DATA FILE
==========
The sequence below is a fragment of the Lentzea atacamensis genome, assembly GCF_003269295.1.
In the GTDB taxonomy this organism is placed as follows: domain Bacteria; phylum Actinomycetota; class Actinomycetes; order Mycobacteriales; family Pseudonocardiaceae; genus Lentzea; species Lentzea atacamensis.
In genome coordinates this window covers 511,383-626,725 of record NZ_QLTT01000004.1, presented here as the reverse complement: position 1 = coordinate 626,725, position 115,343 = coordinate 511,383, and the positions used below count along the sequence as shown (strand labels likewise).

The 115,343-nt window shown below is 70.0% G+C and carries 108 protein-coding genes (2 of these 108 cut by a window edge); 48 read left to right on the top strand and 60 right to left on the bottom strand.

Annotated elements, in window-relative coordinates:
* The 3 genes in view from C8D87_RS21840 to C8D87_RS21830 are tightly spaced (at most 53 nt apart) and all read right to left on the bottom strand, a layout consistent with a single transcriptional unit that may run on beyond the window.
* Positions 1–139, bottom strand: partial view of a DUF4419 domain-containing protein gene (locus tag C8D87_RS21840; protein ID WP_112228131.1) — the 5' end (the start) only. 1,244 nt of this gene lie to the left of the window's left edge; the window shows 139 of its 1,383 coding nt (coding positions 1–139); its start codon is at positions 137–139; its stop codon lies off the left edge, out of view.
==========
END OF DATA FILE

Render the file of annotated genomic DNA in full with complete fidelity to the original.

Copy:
The sequence below is a fragment of the Lentzea atacamensis genome, assembly GCF_003269295.1.
In the GTDB taxonomy this organism is placed as follows: domain Bacteria; phylum Actinomycetota; class Actinomycetes; order Mycobacteriales; family Pseudonocardiaceae; genus Lentzea; species Lentzea atacamensis.
In genome coordinates this window covers 511,383-626,725 of record NZ_QLTT01000004.1, presented here as the reverse complement: position 1 = coordinate 626,725, position 115,343 = coordinate 511,383, and the positions used below count along the sequence as shown (strand labels likewise).

The 115,343-nt window shown below is 70.0% G+C and carries 108 protein-coding genes (2 of these 108 cut by a window edge); 48 read left to right on the top strand and 60 right to left on the bottom strand.

Annotated elements, in window-relative coordinates:
* The 3 genes in view from C8D87_RS21840 to C8D87_RS21830 are tightly spaced (at most 53 nt apart) and all read right to left on the bottom strand, a layout consistent with a single transcriptional unit that may run on beyond the window.
* Positions 1–139, bottom strand: partial view of a DUF4419 domain-containing protein gene (locus tag C8D87_RS21840; protein ID WP_112228131.1) — the 5' end (the start) only. 1,244 nt of this gene lie to the left of the window's left edge; the window shows 139 of its 1,383 coding nt (coding positions 1–139); its start codon is at positions 137–139; its stop codon lies off the left edge, out of view.